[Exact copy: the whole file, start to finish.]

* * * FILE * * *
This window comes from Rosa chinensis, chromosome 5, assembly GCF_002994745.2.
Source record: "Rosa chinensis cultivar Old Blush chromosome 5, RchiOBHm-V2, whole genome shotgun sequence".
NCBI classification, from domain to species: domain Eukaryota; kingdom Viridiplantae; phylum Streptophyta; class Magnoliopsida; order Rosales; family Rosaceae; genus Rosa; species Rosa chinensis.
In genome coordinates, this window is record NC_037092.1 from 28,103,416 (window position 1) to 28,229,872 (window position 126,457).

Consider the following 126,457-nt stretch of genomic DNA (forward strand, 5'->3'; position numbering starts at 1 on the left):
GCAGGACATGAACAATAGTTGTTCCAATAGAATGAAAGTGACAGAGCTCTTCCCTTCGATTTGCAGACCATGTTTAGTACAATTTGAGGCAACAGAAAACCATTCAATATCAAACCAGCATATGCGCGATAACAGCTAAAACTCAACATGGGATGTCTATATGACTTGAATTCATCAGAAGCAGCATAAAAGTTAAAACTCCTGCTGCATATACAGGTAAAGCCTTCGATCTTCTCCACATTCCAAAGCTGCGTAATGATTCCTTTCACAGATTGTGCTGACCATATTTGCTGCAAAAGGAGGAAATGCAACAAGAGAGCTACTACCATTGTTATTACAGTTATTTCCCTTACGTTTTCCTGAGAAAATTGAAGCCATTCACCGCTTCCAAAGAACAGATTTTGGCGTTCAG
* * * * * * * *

This window comes from Rosa chinensis, chromosome 5, assembly GCF_002994745.2.
Source record: "Rosa chinensis cultivar Old Blush chromosome 5, RchiOBHm-V2, whole genome shotgun sequence".
NCBI classification, from domain to species: domain Eukaryota; kingdom Viridiplantae; phylum Streptophyta; class Magnoliopsida; order Rosales; family Rosaceae; genus Rosa; species Rosa chinensis.
In genome coordinates, this window is record NC_037092.1 from 28,103,416 (window position 1) to 28,229,872 (window position 126,457).

Consider the following 126,457-nt stretch of genomic DNA (forward strand, 5'->3'; position numbering starts at 1 on the left):
GCAGGACATGAACAATAGTTGTTCCAATAGAATGAAAGTGACAGAGCTCTTCCCTTCGATTTGCAGACCATGTTTAGTACAATTTGAGGCAACAGAAAACCATTCAATATCAAACCAGCATATGCGCGATAACAGCTAAAACTCAACATGGGATGTCTATATGACTTGAATTCATCAGAAGCAGCATAAAAGTTAAAACTCCTGCTGCATATACAGGTAAAGCCTTCGATCTTCTCCACATTCCAAAGCTGCGTAATGATTCCTTTCACAGATTGTGCTGACCATATTTGCTGCAAAAGGAGGAAATGCAACAAGAGAGCTACTACCATTGTTATTACAGTTATTTCCCTTACGTTTTCCTGAGAAAATTGAAGCCATTCACCGCTTCCAAAGAACAGATTTTGGCGTTCAG